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russian tank production ww2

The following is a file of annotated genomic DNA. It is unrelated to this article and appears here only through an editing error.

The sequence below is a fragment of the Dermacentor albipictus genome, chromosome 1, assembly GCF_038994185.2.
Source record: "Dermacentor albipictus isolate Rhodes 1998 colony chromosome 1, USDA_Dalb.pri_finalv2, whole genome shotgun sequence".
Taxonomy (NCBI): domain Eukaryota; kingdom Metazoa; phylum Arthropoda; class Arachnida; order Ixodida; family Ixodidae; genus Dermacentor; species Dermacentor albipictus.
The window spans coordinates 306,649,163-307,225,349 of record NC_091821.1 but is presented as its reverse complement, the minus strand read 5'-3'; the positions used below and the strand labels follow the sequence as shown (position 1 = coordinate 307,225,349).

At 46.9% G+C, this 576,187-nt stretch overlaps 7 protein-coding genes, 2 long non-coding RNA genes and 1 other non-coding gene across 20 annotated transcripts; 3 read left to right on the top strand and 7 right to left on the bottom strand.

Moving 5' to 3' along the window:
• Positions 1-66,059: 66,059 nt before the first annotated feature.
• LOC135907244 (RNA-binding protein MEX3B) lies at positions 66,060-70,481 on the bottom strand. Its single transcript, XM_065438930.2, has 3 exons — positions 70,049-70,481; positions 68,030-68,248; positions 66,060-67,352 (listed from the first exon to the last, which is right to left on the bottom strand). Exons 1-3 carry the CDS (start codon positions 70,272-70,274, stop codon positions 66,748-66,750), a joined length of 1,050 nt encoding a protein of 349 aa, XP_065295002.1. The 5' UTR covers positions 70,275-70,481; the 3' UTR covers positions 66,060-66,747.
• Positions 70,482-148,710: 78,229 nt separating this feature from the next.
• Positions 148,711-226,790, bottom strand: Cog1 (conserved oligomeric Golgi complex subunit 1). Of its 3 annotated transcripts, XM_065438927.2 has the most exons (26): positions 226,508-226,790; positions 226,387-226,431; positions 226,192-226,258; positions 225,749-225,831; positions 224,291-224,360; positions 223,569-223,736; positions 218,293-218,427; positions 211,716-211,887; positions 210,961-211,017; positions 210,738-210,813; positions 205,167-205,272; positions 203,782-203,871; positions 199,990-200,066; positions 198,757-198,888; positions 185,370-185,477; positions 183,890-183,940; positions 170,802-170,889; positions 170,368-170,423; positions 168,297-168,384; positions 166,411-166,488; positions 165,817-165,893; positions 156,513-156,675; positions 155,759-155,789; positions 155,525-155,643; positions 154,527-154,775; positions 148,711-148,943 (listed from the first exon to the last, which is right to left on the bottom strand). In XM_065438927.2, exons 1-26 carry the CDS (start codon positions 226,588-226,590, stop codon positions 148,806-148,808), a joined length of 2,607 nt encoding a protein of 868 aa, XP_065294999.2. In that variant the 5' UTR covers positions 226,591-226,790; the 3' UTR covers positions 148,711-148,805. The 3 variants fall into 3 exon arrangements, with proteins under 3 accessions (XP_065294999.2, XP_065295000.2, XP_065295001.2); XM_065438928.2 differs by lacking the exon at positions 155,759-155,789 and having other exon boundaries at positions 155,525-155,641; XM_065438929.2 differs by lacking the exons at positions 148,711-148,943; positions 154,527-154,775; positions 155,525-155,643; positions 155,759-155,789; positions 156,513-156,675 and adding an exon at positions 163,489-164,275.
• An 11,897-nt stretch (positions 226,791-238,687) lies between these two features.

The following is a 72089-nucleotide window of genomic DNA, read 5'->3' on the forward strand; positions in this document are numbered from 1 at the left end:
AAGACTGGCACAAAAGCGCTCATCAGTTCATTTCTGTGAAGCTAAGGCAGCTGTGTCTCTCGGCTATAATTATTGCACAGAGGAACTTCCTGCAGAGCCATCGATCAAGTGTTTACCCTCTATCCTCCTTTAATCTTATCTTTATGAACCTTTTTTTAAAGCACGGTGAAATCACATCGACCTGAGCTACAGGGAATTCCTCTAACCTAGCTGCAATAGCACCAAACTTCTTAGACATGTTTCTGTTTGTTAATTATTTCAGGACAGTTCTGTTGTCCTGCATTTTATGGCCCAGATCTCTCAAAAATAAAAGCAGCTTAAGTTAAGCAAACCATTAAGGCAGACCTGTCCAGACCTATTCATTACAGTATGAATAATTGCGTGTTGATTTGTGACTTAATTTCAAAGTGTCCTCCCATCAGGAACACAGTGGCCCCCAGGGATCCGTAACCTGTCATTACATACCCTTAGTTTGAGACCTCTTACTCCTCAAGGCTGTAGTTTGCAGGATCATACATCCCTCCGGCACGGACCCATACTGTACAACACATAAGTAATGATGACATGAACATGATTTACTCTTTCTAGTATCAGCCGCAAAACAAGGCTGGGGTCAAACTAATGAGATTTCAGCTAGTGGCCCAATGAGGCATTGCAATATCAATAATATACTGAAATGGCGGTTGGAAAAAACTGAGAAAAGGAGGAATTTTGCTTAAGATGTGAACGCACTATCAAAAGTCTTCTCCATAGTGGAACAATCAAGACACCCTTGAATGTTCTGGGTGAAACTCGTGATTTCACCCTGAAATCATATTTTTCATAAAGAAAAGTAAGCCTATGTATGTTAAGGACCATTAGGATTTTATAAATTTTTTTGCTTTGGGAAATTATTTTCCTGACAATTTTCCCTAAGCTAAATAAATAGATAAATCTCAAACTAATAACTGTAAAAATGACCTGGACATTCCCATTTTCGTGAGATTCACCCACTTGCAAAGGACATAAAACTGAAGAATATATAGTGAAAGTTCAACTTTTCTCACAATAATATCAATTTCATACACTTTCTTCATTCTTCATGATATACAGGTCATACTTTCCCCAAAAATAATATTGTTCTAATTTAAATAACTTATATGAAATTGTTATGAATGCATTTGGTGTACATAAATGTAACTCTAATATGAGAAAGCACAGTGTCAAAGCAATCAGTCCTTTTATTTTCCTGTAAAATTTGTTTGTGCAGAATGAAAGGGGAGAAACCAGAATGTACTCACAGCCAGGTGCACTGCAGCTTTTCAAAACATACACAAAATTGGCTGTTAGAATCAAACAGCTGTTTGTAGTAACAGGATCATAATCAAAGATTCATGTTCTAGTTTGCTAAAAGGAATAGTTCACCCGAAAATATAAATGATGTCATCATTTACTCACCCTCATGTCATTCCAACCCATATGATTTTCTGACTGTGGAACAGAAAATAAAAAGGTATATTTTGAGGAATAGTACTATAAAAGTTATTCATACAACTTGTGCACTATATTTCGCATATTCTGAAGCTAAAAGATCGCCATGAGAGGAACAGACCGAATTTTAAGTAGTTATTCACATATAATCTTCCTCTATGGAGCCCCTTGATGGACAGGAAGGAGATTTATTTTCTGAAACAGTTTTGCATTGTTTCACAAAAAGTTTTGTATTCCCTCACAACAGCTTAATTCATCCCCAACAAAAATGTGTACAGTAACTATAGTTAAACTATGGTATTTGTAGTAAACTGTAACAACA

Only 360 were delivered. 503 built – early Soviet medium tank, multi-turetted, 1934-41. It was equipped with a 76.2mm gun which could fire high explosive armor-piercing shells, a reliable diesel engine, and the toughest possible armor. Notice the washable white paint and definitive front wheels. KV-1S, late production, unknown unit, Berlin, May 1945. Armed with its 85 mm (3.35 in) gun, it was produced in small numbers, before being replaced in production by the more successful IS-2. Another BA-64B, unknown unit, Northern Front, 1944. The SU-85M was a late transition model, designed to empty existing stocks of D5-T 85 mm (3.35 in) guns. At the end of the First World War, a new conflict was already emerging in Russia, the Civil War of 1919-1921. SU-76, winter 1942. Pavlov, E.G. During WW2 the bulk of the type was represented by the SU-76, which was an assault gun, but commonly used as a tank hunter. Captured FAI-M, Finnish Forces, 1942. The T-27 tankette was greatly inspired by the Carden-Loyd Mk.VI. BA-20M attached to the 20th Brigade, November 1941. Gorky, February 1943 Manchuria, battle of Nomonanh Plateau, August 1939. One of the 100 BT-5s sent to the Spanish Republicans in 1937. A-20 (BT-20) prototype. The SU-122’s raw power with HE rounds was found quite efficient against German heavy armor, as seen at Kursk. Fighting versions carried 37mm or 45mm guns or even flamethrowers. 1823 built – 1943-44, improved version and designed successor of the T-34. Early model T-27, Far East Asia, 1932. ISU-122, 338th Guards Kirovgradarsky heavy self propelled regiment, 1945 The KV series tanks were useful in the Winter War against Finland in 1940 but proved vulnerable against the heavier firepower of German high-velocity guns, which could break through their armor despite its regular improvements. At the start of World War II the most common tank in Soviet service was the T-26 (derived from the Vickers 6-ton), lightly armoured and armed with a 45 mm gun capable of penetrating most German tanks at normal combat ranges. Biggest tank production of the war when combined with the model 76. But, starting in 1936, Stalin ordered a series of “great purges”, out of fear of a military coup. The Russian Defense Ministry said this week that 30 T-34 tanks … However, it was also the last. BA-27M in 1939. In 1939-40, new designs reversed this trend and, through the A-20 and A-32, created a brand new breed of “cruisers” turned into true medium tanks. Though light tanks were now known to be ineffective, they were still better for supporting infantry than no tanks at all, and so the Soviets introduced their last light two-man tank: the T-70. 3-5. T-70 in winter paint with a patriotic slogan It was originally the KV-85G, which was meant to feature a modified KV-1S turret with an 85 mm (3.35 in) gun jammed inside, and would have made a horrible stopgap. It was pivotal in all offensives, still sporting decent speed and protection, along with an upgraded armament and many mass-production improvements. Soviet T-16/MS-1, original prototype, 1927. Their production was relatively moderate because by early 1944, the up-gunned T-34/85 arrived en masse to the frontline. Отечественные Бронированные Машины, Том 1 1905-1941. Only 25 were produced by the Kharkov Locomotive Factory (KhPZ) in Ukraine. This allowed the Red Army to overrun any German resistance for the last two years. A Russian imitation of a British Vickers tank, the T-26 light tank entered mass production in 1932. Trials led to many changes. We will be covering the SU-57B sooner or later. Again derived from a Vickers design, the T-28 medium tank entered production in 1933. The early tanks of Germany were inferior to many of their opponents' tanks in the areas of armor … A light amphibious tank, the T-40 joined reconnaissance units in 1941. Moreover, they were easier to produce than regular tanks and could be delivered by second-grade factories with low-quality tooling equipment and unskilled labor. T-26 turret. 650 built – 1932-33, successful cruiser or fast tank (based on the Christie M1931). Division Gorky, February 1943 The turret inspired later Cold War designs. Zheltov Early production BA-64, winter 1943-44. The Soviets bought two Christie M1931 and the license to produce them. It became as famous as the T-34 because of its strong armor. BT-5A, howitzer support version, summer 1941. In some cases, just like the T-34, shortages of rubber bands meant that some tanks were offered full metal wheels – a provisional measure which lasted long. BT-5, early pre-series vehicle (1933), with the early heavy type roadwheels and cylindrical turret with basket. They are the same thing, just two different names for it. Its lasting legacy was that it became the basis from which the T-34 was developed. The T-34 played a significant part in the USSR’s victory against Germany. T-60 model 1942 (unknown unit), in late 1942. ISU-122S, Hungary, March, 1945 The T-70 was a light tank used by the Red Army during World War II, replacing both the T-60 scout tank for reconnaissance and the T-50 light infantry tank for infantry support. Отечественные Бронированные Машины, Том 2 1941-1945. T-27 testing the PTRS-41 AT rifle during the Winter War, Finland, December 1939. Finnish models had extra protection on the external gun mantlet. A BT-2 during the battle of Moscow, winter 1941/42. Modified late T-27, 1937. Павлов, Е. SS Pzd “Totenkopf” also operated captured vehicles, usually reequipped with a MG 34 or MG 42 machine gun. SU-76M with a spotted winter camouflage made with a brush, Belorussian front, winter 1944. Preseries T-16, 1929. The KV-85 was a hybrid, transitional model built in small numbers. The 9,000 to 10,000 88mm Flak guns, which would not have been necessary to defend Germany against Allied air raids, could have been used as an effective anti-tank force on the Eastern Front. Arguably the best of these was the Iosef (Joseph) Stalin 2. By 1943, the scale of the T-34 production outpaced by far anything the Germans could do. Argentina Russia is taking back World War II-era tanks from Laos because, well, Moscow needs a star, lots of them. Experimental T-60 with a T-40 cast turret, rearmed with a 20mm ShVAK. Winter war, Karelian front in eastern Finland, December 1939. It also required 11 people to operate effectively..That’s a lot of lives to lose. There is indeed no chapter on lend-lease tanks in this page. Most of all, it featured thick and well-sloped armor, which combined deflecting characteristics as well as an artificially increased protection against direct fire (with a 30 degree slope, 60 mm/2.36 in became equivalent to 90 mm/3.54 in of solid steel). Italy Hi guys! Fictional livery of a surviving T-18M from the summer campaign, Ukraine, winter 1941/42. This legendary tank was the highest produced tank in WWII and second highest produced of all the time. Starving Russian women and men were working in factories even during the most terrible days of the Siege of Leningrad. Notice the wooden beam, attached with leather straps. The BT series (Bystrokhodny Tank meaning “fast tank”) was directly based on the Walter Christie’s “race tank”. Thanks. Directors: Iosif Kheifits, Aleksandr Zarkhi | Stars: Nikolay Kryuchkov, Boris Andreyev, Akaki Khorava, Maria Pastukhova. Mid-production SU-100, Poland, January 1945. The T-80 light tank was a more advanced version of the T-70 with a two-man turret—it was produced only in very small numbers when light tank production was abandoned. But they also stumbled upon small numbers of heavy KV-1s and medium T-34s, finding in horror that the German shells simply bounced off them, as the tanks’ protection was thick and well-sloped. Div. 1932/34 high velocity gun. T-60 model 1941 in provisional washable white paint, winter 1942. 100 built – 1941, conversion of the T-20 Komsomolets light tractor. A Russian imitation of a British Vickers tank, the T-26 light tank entered mass production in 1932. This category only includes cookies that ensures basic functionalities and security features of the website. Not only could this complex (and others, like at Stalingrad) provide entire armored divisions in a month, but the Stavka soon restructured the number of types to be produced. The project was eventually dropped in favor of a licence-built version of the Vickers 6-ton. SU-76M, unknown unit, winter 1943-1944 Served only as propaganda machines and considered unreliable by 1941. This site is my go-to reference for armor. The world-famous Carden-Loyd model of 1926 was bought, completely rebuilt and improved as the T-27. In his book “Death Traps” Belton Cooper believes that the M4 got many American servicemen un-needlessly killed due to intentionally poor construction. BT-2 at the battle of Khalkin Gol, August 1939. I am surprised you don’t have an entry on T-28 (when you have one on T-35). A Model 1942 late production vehicle on the Southern Front, with an unusual camouflage, summer 1944. A camouflaged early production T-37A, part of the September 1939 Polish invasion. These vehicles were displayed in the Red Square November 1929 parade. Many of these upgrades were still being done when the German invaded and much of this old equipment was either lost or captured. This lightweight machine was used in original experiments like various airborne tank trials. The T-34 was a “game changer” on the battlefield. A propeller and rudders let it cross rivers, the better to get about the war zone and find out what was happening. This tank greatly contributed to the victory achieved by the Red Army. 3311 built – 1938, late heavy armored car, wartime version. Indigenous models like the T-17 and T-23, based on current light models, never fulfilled the requirements and remained only prototypes. The T-26, the most widely produced tank of the thirties. 1884 built – 1933-35, improved cruiser tank. These kind of captured tank hunters were highly praised, and were given very large Balkankreuz for identification, as a custom camouflage. It was a painful conversion of the SU-122 howitzer self-propelled carriage and the first large-scale production tank destroyer in Russian service. The last of them were modified to carry 47mm guns in 1941, in place of their 37mm weapons. The Soviet T-35A is the only five-turreted tank in history to enter production. It took the name “Comrade Lenin, The Freedom Fighter”. Belgium 1941. BA-6 of the Spanish Republican Army, defense of Madrid, May 1937. The Soviet T-26 Tank served in Spain, Finland, and the early part of WWII. 1885 built – 1944-45, heavy SPG based on the IS-1 chassis, with a 152 mm (5.98 in) howitzer. germas lost a war because the russian army was bigger than german army. Early production T-60 without storage bins, 1941. FAI of a regular unit, 1937. 1. A nice brief review of russian tanks. Zheltov T-70, unknown unit There is (and never was) any article on the Tank Grotte. Despite this, it had decent speed and agility. There was no dedicated recovery vehicle until post-war. Unknown winterized T-70, with extra protection, fall 1944 Many German tanks used diesel fuel, w… BAI-M in the Far East, 1941. Camouflaged FAI of the Republican forces, Spain 1938. The improved BT-7M (1938) was the direct ancestor of the A-32 and the T-34. Soviet Production Rationalized. A rare SU-122 in German serive. It was fast and powerful, with a highly reliable engine, simple to manufacture (and the base design was simplified even more during the war), had a high-velocity 76 mm (2.99 in) gun suitable against any German tank of the time. Workers in a Ministry of Supply factory making a turret for a “Matilda” tank. Cancelled due to high cost. This was indeed a very impressive package in action and the press soon nicknamed it “the flying tank”. Votes: 29 It was only entering service when Berlin fell. 35,120 built – 1940-43, main Soviet medium tank, was equipped with a 76.2 mm (3 in) gun. A mid-production SU-122, winter 1943, with a rare improvised camouflage over the usual washable white paint. Late production SU-85M, Berlin, May 1945. Unknown T-70 in manoeuvers with improvized pine foliage camouflage The Winter War showed that this was inadequate and efforts were made to reinforce it. Their hulls were originally riveted but from 1938 were welded for greater toughness. Many of these were lost during the early stages of the Winter War in Finland. Beutepanzer T-60. During the early year 1943, the Wehrmacht was still able to launch some localized counter-offensives on a rather dynamic, but mostly defensive front, with the initiative definitely into Russian hands. These were the fastest tanks in service in 1939, as the BT-2 was capable of 100 km/h (62 mph). They saw little action before being phased out, while only a handful rearmed with a 45 mm (1.77 in) gun soldiered during the summer of 1941. T-38 of an organic unit of the Independent Light Tank Battalion, Leningrad Front, Nevskaya Operative group, October 1942. 69 built – a sloped-design model (1941), its cost halted production. In 1941, it was superior to any German design, successfully covering the very difficult “magic triangle” (protection, mobility, firepower), with the bonus of easy mass-production. The biggest change came from the engine, derived from a diesel already tested on the experimental BT-8. With its wide tracks and reliable engine, it traveled well across the broken terrain and shell-shattered battlefields of the Eastern Front. А.Г. Flag images indicative of country of origin and not necessarily primary operator. Komsomolets T-20 in winter camouflage, 1941-42. A World War II era Soviet war film, focusing on the role of the Red Navy rather than land forces, and reviving the 1920s concept of the collective hero. Until now, Russian tank designs have followed an evolutionary path, starting with the T-44 tank introduced at the end of World War II. Practice showed that mixed fittings were not always a good choice. 5219 built – 1939-1943, main frontline heavy Soviet tank. We are working on this. So by 1943 excellent pieced like the 76.2mm Zis-3 gun, 122mm A-19 howitzer and 152mm D-1 heavy howitzer were in full production. T-27 in the autumn of 1941, second line training unit. New officers were also always chosen on loyalty over skill. The Soviet Union not only bought Vickers tanks, but also tankettes. By the end of the Second World War, there were some standouts in regards to superior design, firepower, functionality, and effectiveness. A model 1933 T-28, early production version, in the maneuvers of 1935, with unit markings. T-40 near Moscow, 1941. You also have the option to opt-out of these cookies. So, first off, for Seth: It was a failure then, but the idea lived to be reincarnated with success after the war in the main battle tank concept. Since the US cavalry branch was forbidden by law from having tanks, it employed armored cars, but at that stage, these had mediocre off-road capabilities. T-18 model 1930, in exercises near Moscow. 8226 built – an evolution of the T-60, produced until 1948 and later sold to many client states. The BT-5 Series 2 of cavalry tanks. The T-40 was followed in less than a year by its replacement, the T-60 light tank. Out of these cookies, the cookies that are categorized as necessary are stored on your browser as they are essential for the working of basic functionalities of the website. 14,230 built – 1942-45, light SPG tank-hunter, based on the T-70 chassis. Early in their invasion, the Germans destroyed the main Soviet heavy tank factories. A tank assembly line is a flurry of activity during the "great speed up" of mass production in preparation for the invasion of Europe. SU-76M, 6th Guards Tank Army, Austria, April 1945 But opting out of some of these cookies may have an effect on your browsing experience. The T-35 appeared from the same kind of personal fantasy both dictators (Hitler and Stalin) shared. A Model 1942 with the first field upgrade, additional driver side sights. The last miles to Moscow proved out of reach. 11,000 were built in 1944 alone. The KV-85G almost entered production, but trials of the IS-85 turret on a KV-1S chassis took place, and this trial variant was accepted into stopgap production as the KV-85. А.Г. Captured BA-64, SS Panzer Grenadier Division “Das Reich”, Kursk, July 1943. The T-64 is a Soviet-era main battle tank first built in the early 1960s. BT-2 command tank, invasion of Poland, September 1939. It was the mainstay of the Soviet heavy tank units until 1944. Success was visible each year in the Red Square, showing new tank models, with most of the development inspired by western technology. Eventually, the USSR had more amphibious tanks than any other nation by the outbreak of World War Two. The Soviets decided to experiment with cruiser tanks, as a part of the “deep battle” tank warfare theory. Camouflaged T-27, during exercises in 1938, with the “spotted pattern” also applied on scout amphibious tanks. The SU-85 and SU-100 assault guns were later variants of the original T-34 design. Two of these squads formed a battalion. T-70 of the 6th Artillery Brigade, Bielorussian Front, February 1944 BA-11 in a camouflaged livery, summer 1941. Finnish T-38 kept as a trophy, summer 1942. During these events, both German and Russian tanks were disabled and captured by their respective adversaries. Approx. Despite the fact that communists were most active on the front, it was only after the arrival of Lenin, thanks to a special operation by the Germans, that the revolt spread. A Polish BA-64 (model 1943) in 1945. Entries are listed below in alphanumeric order (1-to-Z). BT-5 TU Model 1933, radio command version, Khalkin Gol, August 1939. 122 built – a two-man turret evolution of the T-70. Can you direct me to a reference for the Soviet WWII BSNP Reconnaissance Vehicle? The turret roof was painted white with a large black cross. BA-20 of the 56th Tank Brigade, autumn 1941 However, the Soviet choice to mass-produce this kind of tank even after the war (in the fall of 1943 it was upgunned to 85 mm/3.35 in) was quite opposite to that of the German engineers, under the strong pressure from Hitler. It’s a very nebulous thing, to be honest. The ZiS-30 tank hunter which was based on the T-20. This one was part of the 3rd Bandera Aragon, later captured by the Nationalists. 4 built – Enhanced version of the T-26. Most kept their washable winter camouflage, but were later repainted in Finnish field green, a pale watergreen, for summer operations. The requirements were changed many times, even during trials, and further complicated the delivery of a suitable preseries vehicle. It initially carried a high-velocity 76.2mm gun, later upgraded to 85mm. I thought they would have made more than 61 T-35s. It was a T-26 variant without a turret, but with a radio rail.